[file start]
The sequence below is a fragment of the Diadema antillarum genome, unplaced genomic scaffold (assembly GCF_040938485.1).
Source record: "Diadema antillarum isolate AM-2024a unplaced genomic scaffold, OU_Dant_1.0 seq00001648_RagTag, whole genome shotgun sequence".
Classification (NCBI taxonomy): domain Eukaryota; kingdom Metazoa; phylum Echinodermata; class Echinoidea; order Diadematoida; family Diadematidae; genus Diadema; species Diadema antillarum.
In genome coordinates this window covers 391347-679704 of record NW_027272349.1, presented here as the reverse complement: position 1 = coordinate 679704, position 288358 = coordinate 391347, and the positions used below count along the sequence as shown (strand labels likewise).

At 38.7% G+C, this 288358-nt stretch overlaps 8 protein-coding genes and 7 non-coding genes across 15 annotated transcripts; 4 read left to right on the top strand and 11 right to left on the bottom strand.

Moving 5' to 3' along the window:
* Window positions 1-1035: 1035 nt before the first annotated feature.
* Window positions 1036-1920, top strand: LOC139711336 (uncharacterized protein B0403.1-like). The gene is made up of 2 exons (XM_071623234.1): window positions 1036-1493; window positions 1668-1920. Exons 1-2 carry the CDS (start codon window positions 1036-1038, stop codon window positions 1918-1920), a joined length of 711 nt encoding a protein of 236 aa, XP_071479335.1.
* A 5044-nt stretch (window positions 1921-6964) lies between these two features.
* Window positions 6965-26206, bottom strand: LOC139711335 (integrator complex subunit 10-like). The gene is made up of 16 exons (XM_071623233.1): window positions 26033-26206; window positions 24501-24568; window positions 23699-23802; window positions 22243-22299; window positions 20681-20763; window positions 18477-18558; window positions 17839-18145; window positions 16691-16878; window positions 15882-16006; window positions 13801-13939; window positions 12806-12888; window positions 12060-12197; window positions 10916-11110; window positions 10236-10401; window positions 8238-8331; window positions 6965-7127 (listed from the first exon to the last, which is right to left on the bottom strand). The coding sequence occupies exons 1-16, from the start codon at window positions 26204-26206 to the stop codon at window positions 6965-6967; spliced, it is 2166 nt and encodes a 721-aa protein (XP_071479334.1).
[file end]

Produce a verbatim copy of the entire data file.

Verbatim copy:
The sequence below is a fragment of the Diadema antillarum genome, unplaced genomic scaffold (assembly GCF_040938485.1).
Source record: "Diadema antillarum isolate AM-2024a unplaced genomic scaffold, OU_Dant_1.0 seq00001648_RagTag, whole genome shotgun sequence".
Classification (NCBI taxonomy): domain Eukaryota; kingdom Metazoa; phylum Echinodermata; class Echinoidea; order Diadematoida; family Diadematidae; genus Diadema; species Diadema antillarum.
In genome coordinates this window covers 391347-679704 of record NW_027272349.1, presented here as the reverse complement: position 1 = coordinate 679704, position 288358 = coordinate 391347, and the positions used below count along the sequence as shown (strand labels likewise).

At 38.7% G+C, this 288358-nt stretch overlaps 8 protein-coding genes and 7 non-coding genes across 15 annotated transcripts; 4 read left to right on the top strand and 11 right to left on the bottom strand.

Moving 5' to 3' along the window:
* Window positions 1-1035: 1035 nt before the first annotated feature.
* Window positions 1036-1920, top strand: LOC139711336 (uncharacterized protein B0403.1-like). The gene is made up of 2 exons (XM_071623234.1): window positions 1036-1493; window positions 1668-1920. Exons 1-2 carry the CDS (start codon window positions 1036-1038, stop codon window positions 1918-1920), a joined length of 711 nt encoding a protein of 236 aa, XP_071479335.1.
* A 5044-nt stretch (window positions 1921-6964) lies between these two features.
* Window positions 6965-26206, bottom strand: LOC139711335 (integrator complex subunit 10-like). The gene is made up of 16 exons (XM_071623233.1): window positions 26033-26206; window positions 24501-24568; window positions 23699-23802; window positions 22243-22299; window positions 20681-20763; window positions 18477-18558; window positions 17839-18145; window positions 16691-16878; window positions 15882-16006; window positions 13801-13939; window positions 12806-12888; window positions 12060-12197; window positions 10916-11110; window positions 10236-10401; window positions 8238-8331; window positions 6965-7127 (listed from the first exon to the last, which is right to left on the bottom strand). The coding sequence occupies exons 1-16, from the start codon at window positions 26204-26206 to the stop codon at window positions 6965-6967; spliced, it is 2166 nt and encodes a 721-aa protein (XP_071479334.1).